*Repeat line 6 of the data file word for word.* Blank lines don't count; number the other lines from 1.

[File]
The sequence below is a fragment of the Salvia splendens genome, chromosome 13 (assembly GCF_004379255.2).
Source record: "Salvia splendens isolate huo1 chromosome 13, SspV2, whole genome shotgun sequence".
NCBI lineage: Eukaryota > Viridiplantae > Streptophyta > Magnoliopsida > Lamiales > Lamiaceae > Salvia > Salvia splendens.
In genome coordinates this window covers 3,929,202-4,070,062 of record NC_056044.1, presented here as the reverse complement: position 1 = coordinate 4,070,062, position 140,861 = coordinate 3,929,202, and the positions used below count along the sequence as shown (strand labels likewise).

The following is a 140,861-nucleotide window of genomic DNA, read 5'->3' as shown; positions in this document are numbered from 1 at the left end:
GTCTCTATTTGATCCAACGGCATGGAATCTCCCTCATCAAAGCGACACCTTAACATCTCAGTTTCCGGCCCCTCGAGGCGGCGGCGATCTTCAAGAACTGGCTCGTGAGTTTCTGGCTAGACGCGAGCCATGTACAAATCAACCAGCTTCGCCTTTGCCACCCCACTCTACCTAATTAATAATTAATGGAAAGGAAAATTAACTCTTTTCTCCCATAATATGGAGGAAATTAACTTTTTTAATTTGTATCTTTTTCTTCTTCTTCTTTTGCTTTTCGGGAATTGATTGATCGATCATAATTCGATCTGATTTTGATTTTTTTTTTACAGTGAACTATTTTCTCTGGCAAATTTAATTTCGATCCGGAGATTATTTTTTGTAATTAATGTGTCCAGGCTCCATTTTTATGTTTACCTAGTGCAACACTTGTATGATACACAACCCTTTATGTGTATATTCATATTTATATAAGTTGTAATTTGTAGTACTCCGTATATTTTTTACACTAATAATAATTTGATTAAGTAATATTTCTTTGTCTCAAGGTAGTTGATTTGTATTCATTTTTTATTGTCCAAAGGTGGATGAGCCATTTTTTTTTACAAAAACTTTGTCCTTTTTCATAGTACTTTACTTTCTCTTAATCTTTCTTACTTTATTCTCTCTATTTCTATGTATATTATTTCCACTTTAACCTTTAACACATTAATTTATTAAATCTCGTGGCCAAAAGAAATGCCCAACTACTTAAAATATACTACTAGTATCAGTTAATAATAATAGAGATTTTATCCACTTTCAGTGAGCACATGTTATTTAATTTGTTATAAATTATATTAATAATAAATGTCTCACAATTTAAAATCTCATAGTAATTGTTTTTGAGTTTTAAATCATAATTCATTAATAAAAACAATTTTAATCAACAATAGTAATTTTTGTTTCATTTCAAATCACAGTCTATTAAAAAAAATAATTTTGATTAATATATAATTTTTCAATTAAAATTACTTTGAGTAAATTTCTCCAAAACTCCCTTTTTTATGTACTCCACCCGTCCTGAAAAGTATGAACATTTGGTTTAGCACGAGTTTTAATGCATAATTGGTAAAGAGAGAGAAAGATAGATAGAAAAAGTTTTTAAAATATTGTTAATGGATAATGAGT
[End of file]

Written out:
GTCTCTATTTGATCCAACGGCATGGAATCTCCCTCATCAAAGCGACACCTTAACATCTCAGTTTCCGGCCCCTCGAGGCGGCGGCGATCTTCAAGAACTGGCTCGTGAGTTTCTGGCTAGACGCGAGCCATGTACAAATCAACCAGCTTCGCCTTTGCCACCCCACTCTACCTAATTAATAATTAATGGAAAGGAAAATTAACTCTTTTCTCCCATAATATGGAGGAAATTAACTTTTTTAATTTGTATCTTTTTCTTCTTCTTCTTTTGCTTTTCGGGAATTGATTGATCGATCATAATTCGATCTGATTTTGATTTTTTTTTTACAGTGAACTATTTTCTCTGGCAAATTTAATTTCGATCCGGAGATTATTTTTTGTAATTAATGTGTCCAGGCTCCATTTTTATGTTTACCTAGTGCAACACTTGTATGATACACAACCCTTTATGTGTATATTCATATTTATATAAGTTGTAATTTGTAGTACTCCGTATATTTTTTACACTAATAATAATTTGATTAAGTAATATTTCTTTGTCTCAAGGTAGTTGATTTGTATTCATTTTTTATTGTCCAAAGGTGGATGAGCCATTTTTTTTTACAAAAACTTTGTCCTTTTTCATAGTACTTTACTTTCTCTTAATCTTTCTTACTTTATTCTCTCTATTTCTATGTATATTATTTCCACTTTAACCTTTAACACATTAATTTATTAAATCTCGTGGCCAAAAGAAATGCCCAACTACTTAAAATATACTACTAGTATCAGTTAATAATAATAGAGATTTTATCCACTTTCAGTGAGCACATGTTATTTAATTTGTTATAAATTATATTAATAATAAATGTCTCACAATTTAAAATCTCATAGTAATTGTTTTTGAGTTTTAAATCATAATTCATTAATAAAAACAATTTTAATCAACAATAGTAATTTTTGTTTCATTTCAAATCACAGTCTATTAAAAAAAATAATTTTGATTAATATATAATTTTTCAATTAAAATTACTTTGAGTAAATTTCTCCAAAACTCCCTTTTTTATGTACTCCACCCGTCCTGAAAAGTATGAACATTTGGTTTAGCACGAGTTTTAATGCATAATTGGTAAAGAGAGAGAAAGATAGATAGAAAAAGTTTTTAAAATATTGTTAATGGATAATGAGT